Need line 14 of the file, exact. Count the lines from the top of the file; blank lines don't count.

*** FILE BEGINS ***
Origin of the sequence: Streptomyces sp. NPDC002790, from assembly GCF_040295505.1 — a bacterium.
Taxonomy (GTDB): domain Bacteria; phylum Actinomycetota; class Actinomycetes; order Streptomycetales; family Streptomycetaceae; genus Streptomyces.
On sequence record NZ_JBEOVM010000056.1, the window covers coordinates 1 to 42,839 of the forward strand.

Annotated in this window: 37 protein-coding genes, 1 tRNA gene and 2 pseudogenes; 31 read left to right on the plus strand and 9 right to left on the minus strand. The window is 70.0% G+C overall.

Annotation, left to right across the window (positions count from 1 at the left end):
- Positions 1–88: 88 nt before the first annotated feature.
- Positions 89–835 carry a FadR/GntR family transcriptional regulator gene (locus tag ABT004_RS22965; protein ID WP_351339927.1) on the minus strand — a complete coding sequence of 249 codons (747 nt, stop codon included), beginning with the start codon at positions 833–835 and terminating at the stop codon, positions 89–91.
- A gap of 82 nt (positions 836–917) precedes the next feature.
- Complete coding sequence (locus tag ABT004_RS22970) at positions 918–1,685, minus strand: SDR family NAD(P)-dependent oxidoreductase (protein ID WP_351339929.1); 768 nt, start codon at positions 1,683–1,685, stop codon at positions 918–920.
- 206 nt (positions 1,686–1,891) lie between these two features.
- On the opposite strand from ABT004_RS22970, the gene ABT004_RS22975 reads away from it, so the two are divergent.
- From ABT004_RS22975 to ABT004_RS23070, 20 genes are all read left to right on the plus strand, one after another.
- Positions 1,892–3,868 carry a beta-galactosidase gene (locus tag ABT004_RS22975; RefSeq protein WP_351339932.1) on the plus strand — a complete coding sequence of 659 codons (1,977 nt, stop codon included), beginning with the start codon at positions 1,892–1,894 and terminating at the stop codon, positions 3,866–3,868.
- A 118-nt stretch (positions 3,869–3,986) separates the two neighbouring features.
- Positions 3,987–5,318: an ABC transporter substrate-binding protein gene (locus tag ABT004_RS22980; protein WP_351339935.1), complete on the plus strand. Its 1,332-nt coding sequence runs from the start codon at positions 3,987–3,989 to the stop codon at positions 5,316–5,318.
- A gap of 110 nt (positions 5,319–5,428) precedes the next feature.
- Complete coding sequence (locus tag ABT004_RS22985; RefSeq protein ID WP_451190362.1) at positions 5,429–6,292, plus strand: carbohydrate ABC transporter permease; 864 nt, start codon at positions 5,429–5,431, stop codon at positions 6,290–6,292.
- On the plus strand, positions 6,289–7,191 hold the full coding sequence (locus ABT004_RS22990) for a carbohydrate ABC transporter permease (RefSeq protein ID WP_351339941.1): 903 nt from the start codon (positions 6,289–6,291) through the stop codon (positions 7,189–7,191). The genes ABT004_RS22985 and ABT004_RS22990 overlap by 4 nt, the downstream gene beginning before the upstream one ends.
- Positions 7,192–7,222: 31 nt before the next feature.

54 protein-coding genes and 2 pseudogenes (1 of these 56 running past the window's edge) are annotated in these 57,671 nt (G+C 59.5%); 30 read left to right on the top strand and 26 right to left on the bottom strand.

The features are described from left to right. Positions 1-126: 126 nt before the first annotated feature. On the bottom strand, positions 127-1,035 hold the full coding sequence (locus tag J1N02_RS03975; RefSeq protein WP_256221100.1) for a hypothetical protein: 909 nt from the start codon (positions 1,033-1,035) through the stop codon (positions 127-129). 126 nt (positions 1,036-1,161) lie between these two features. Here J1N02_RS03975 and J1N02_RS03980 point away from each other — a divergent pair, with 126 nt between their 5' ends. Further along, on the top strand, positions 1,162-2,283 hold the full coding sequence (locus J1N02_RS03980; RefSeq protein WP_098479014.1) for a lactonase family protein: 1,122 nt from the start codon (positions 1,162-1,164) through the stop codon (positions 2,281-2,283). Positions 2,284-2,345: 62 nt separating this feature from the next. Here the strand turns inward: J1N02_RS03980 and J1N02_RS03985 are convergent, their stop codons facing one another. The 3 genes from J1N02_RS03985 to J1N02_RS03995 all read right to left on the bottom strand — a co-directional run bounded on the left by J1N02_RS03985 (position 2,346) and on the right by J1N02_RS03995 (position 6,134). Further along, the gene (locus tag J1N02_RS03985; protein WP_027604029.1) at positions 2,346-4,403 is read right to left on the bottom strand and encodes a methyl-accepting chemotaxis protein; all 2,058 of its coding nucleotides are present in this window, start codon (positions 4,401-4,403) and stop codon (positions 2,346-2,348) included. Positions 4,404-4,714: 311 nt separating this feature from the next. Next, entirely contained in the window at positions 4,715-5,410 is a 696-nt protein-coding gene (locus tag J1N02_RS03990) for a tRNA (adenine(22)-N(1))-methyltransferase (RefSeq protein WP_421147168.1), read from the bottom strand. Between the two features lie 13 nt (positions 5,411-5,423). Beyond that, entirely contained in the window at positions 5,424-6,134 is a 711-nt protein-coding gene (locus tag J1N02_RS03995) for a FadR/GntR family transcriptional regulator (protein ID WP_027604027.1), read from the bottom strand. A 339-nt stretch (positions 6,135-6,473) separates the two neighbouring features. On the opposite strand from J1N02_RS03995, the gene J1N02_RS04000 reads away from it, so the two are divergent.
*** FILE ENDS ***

- A 118-nt stretch (positions 3,869–3,986) separates the two neighbouring features.